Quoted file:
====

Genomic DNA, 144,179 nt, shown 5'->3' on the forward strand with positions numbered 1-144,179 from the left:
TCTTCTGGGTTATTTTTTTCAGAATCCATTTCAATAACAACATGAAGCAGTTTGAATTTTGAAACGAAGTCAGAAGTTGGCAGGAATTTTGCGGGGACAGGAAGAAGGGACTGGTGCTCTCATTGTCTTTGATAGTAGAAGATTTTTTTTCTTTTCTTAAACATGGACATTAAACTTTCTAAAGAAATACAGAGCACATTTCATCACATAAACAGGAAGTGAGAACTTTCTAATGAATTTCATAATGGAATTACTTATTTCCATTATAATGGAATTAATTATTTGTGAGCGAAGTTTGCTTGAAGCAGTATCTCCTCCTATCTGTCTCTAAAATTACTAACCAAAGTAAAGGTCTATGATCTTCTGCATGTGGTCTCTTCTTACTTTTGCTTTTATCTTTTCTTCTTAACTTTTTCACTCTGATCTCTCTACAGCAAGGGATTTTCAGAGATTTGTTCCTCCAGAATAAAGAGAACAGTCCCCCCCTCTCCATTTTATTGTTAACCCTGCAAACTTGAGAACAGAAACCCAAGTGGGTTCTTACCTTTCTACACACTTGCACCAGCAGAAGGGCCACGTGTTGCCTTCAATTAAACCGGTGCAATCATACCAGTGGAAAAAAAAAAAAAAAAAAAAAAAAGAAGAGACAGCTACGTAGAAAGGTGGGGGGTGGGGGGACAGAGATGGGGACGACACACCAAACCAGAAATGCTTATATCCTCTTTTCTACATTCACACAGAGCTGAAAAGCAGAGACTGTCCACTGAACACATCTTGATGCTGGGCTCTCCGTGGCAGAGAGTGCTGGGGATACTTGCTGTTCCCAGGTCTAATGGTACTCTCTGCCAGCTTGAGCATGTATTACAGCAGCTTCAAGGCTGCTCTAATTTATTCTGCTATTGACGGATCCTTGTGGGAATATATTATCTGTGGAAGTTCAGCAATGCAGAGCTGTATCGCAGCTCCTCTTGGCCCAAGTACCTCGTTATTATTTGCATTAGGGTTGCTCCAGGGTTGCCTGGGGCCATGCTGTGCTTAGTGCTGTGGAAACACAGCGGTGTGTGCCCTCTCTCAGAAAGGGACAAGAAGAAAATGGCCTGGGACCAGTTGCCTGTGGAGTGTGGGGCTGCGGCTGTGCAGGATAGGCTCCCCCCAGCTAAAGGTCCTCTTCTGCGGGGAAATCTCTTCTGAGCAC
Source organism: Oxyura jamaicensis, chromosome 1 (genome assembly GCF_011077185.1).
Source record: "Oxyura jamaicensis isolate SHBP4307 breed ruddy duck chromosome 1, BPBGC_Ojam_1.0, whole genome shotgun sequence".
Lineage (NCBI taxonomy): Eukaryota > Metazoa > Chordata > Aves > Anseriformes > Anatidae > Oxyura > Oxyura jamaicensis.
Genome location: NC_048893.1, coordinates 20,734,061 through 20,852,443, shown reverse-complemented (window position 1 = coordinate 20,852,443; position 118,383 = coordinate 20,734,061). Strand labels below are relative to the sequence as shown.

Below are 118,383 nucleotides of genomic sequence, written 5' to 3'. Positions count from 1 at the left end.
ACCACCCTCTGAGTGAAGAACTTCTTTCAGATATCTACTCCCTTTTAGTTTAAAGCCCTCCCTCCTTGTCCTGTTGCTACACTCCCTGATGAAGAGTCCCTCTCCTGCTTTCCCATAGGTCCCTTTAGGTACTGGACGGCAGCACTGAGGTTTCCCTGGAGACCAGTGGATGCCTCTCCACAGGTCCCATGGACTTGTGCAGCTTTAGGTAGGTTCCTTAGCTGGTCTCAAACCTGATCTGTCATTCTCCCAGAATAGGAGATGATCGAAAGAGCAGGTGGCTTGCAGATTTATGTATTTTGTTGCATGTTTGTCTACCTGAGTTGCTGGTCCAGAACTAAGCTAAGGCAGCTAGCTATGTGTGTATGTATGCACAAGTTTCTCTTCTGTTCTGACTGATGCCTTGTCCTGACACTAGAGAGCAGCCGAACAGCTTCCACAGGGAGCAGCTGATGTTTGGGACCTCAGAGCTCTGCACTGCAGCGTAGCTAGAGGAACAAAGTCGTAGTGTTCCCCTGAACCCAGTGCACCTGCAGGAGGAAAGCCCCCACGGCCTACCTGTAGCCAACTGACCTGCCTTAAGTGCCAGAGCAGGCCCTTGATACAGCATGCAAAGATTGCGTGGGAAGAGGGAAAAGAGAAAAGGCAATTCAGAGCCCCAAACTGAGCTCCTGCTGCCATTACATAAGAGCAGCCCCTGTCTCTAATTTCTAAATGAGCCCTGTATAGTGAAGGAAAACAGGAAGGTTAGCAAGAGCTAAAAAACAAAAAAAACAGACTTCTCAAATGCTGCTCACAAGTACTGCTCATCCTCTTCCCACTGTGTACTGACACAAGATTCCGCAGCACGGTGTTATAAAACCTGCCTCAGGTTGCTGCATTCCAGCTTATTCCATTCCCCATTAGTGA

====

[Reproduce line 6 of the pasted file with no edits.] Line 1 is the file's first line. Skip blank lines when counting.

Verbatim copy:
Genome location: NC_048893.1, coordinates 20,734,061 through 20,852,443, shown reverse-complemented (window position 1 = coordinate 20,852,443; position 118,383 = coordinate 20,734,061). Strand labels below are relative to the sequence as shown.